Liberty Church has big plans to expand its foodcare business to cover the region's most isolated communities in a a hub and spoke network offering desperately needed aid.
The church founded its West Tamworth foodcare business, which acts like a discount supermarket for Tamworth's underprivileged, five years ago.
The service buys food discarded by Coles and Woolworths and sells it at a small profit. It now opens five days a week, employs a full time manager, and boasts dozens of volunteers.
Senior Pastor James Ardill said the church now plans to set up an outreach service in Barraba by September.
He said there was a "huge" need for food relief in the small communities around Tamworth, where limited options and large fuel bills can easily drain bank accounts dry.
The average weekly household income for the 1400 people in Barraba is about $737, half the state average, he said.
"You think about what you buy, halve it," he said.
"You buy sausages, you buy soup bones, you make stews. You eat catfood."
Mr Ardill said the church aimed to start with just the Barraba store, but hoped to buy a cheap second hand van to do stop overs in towns on the way there from Tamworth.
If certain locations proved popular, the church would look to establish stores in those towns too.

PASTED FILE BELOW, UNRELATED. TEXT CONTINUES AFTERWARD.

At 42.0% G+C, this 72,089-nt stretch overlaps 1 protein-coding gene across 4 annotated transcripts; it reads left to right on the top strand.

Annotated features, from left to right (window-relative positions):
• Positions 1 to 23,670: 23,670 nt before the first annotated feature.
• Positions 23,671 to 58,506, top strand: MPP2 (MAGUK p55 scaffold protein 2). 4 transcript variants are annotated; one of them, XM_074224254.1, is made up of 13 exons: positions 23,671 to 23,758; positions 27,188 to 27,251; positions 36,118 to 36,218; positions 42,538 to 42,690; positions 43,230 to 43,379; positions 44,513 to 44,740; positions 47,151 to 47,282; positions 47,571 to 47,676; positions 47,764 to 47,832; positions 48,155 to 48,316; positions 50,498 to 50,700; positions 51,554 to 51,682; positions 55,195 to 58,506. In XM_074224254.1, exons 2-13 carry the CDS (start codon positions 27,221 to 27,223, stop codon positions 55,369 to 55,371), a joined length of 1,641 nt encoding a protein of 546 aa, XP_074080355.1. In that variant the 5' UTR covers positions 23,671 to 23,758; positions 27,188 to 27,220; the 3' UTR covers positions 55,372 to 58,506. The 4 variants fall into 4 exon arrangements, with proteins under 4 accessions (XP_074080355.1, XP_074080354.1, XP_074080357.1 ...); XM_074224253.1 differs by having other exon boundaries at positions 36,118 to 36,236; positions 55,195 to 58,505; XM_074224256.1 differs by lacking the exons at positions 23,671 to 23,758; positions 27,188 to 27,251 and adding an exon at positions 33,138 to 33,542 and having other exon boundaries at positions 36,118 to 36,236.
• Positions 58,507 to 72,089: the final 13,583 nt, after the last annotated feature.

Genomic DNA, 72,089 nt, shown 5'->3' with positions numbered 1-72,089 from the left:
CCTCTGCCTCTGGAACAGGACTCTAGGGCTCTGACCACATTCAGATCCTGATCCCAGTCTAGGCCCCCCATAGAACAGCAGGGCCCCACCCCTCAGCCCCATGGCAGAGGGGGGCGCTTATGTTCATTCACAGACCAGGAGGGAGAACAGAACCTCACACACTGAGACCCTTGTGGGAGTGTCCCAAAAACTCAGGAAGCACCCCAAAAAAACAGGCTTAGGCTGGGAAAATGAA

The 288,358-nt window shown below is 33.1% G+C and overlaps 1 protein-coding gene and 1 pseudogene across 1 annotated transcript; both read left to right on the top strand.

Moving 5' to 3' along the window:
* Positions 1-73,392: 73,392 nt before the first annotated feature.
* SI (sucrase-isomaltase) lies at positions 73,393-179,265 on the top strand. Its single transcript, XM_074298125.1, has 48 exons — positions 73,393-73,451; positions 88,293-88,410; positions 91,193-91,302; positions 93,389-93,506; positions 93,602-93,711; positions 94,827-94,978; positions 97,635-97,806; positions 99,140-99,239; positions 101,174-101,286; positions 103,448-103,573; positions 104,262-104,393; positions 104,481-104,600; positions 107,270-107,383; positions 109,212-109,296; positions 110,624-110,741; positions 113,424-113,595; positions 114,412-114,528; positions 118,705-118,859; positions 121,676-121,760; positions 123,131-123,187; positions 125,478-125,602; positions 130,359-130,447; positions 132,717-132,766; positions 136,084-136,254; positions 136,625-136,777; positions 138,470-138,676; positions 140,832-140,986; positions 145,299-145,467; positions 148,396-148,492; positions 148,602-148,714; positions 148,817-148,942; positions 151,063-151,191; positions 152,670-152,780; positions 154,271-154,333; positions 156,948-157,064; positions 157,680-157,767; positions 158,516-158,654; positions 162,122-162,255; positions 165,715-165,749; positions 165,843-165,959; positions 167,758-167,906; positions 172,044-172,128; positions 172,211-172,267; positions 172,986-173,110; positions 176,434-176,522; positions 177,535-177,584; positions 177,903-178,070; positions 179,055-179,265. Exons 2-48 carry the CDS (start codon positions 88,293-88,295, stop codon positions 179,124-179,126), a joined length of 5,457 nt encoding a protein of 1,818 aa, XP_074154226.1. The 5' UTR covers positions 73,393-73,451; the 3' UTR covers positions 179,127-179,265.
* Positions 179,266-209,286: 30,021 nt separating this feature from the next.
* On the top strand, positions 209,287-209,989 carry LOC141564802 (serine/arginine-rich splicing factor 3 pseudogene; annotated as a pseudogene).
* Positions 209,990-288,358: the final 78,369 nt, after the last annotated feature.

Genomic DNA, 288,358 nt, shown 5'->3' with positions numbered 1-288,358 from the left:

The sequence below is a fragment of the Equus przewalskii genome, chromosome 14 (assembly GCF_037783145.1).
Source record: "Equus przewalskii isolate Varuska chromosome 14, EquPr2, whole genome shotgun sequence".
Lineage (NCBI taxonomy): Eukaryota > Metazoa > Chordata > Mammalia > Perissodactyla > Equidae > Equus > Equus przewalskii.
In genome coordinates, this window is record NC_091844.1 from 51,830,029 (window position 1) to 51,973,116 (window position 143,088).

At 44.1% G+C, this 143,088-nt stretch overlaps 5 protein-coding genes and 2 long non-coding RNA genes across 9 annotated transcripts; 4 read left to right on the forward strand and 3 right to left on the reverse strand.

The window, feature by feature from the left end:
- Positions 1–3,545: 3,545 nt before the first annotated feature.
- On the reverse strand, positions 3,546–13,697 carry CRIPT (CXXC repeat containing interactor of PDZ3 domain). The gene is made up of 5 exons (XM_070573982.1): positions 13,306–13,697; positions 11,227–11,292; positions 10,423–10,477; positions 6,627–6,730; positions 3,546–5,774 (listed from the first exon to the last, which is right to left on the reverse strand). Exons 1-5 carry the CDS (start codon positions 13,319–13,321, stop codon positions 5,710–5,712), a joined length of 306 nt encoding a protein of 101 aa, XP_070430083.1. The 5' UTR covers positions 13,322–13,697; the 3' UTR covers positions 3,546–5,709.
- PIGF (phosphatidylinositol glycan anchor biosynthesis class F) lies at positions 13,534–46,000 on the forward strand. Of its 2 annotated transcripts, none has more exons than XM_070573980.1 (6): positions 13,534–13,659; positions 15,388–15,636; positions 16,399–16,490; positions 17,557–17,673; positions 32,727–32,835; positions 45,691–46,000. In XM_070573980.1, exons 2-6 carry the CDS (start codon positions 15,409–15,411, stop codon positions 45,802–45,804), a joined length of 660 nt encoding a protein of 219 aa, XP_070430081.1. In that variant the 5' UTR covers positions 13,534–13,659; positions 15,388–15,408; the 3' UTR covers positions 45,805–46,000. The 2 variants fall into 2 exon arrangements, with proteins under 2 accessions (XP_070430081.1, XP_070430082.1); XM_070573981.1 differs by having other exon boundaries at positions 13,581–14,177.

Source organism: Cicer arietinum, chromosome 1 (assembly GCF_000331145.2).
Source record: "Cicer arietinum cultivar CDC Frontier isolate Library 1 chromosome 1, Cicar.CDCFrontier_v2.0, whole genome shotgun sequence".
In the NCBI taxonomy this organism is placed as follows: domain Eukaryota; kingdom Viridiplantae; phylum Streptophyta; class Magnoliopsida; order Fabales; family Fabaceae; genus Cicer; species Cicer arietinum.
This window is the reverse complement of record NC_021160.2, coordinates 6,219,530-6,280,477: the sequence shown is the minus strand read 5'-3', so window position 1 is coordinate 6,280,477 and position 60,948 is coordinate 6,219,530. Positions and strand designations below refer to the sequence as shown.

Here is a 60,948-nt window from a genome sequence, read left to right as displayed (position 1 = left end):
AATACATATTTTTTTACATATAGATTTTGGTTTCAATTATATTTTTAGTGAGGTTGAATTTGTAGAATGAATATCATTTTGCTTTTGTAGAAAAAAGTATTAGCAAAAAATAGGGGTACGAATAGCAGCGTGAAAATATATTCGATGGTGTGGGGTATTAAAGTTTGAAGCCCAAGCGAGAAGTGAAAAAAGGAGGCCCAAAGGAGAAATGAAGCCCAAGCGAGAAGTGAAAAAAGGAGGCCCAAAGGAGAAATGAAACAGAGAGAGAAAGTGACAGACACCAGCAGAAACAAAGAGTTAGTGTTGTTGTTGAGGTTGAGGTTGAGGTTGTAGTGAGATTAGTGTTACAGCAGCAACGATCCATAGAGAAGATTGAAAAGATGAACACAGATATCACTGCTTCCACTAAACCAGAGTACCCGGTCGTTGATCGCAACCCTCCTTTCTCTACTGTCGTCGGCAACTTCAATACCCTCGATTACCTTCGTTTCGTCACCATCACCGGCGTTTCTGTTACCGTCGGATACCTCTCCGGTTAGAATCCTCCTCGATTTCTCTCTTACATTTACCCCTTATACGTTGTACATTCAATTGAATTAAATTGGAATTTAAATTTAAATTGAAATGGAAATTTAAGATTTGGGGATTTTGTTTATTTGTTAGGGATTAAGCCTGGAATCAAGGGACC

The food banks do more than just fill people's belly, he said.
"Everything we do, we do from a church objective as well. There's spiritual objectives as well as the community action," he said.
"We're looking to alleviate the food insecurity for people. But also too, we run a little free cafe here.
"Not only do we give them a free feed but I've got someone there who can talk to them about anything. It's a mini-community centre."
Once proven in Barraba, the church hub-and-spoke model could be expanded further to communities across the region.
Mr Ardill said communities like Armidale, Manilla, Gunnedah, Nundle and more would likely be on the list, dependent on recruiting volunteers to run stores in them.
The church has also nearly finished construction of a warehouse building at its Hillvue headquarters, which will help store food and other goods for what is set to become a network of stores across the New England and North West.
All the money raised in the Barraba store will stay in the town.
COVID-19 drastically increased need in Tamworth, customers at the West Tamworth store grew from 1800 to 3000.
The Barraba store is currently scheduled to open on September 1.
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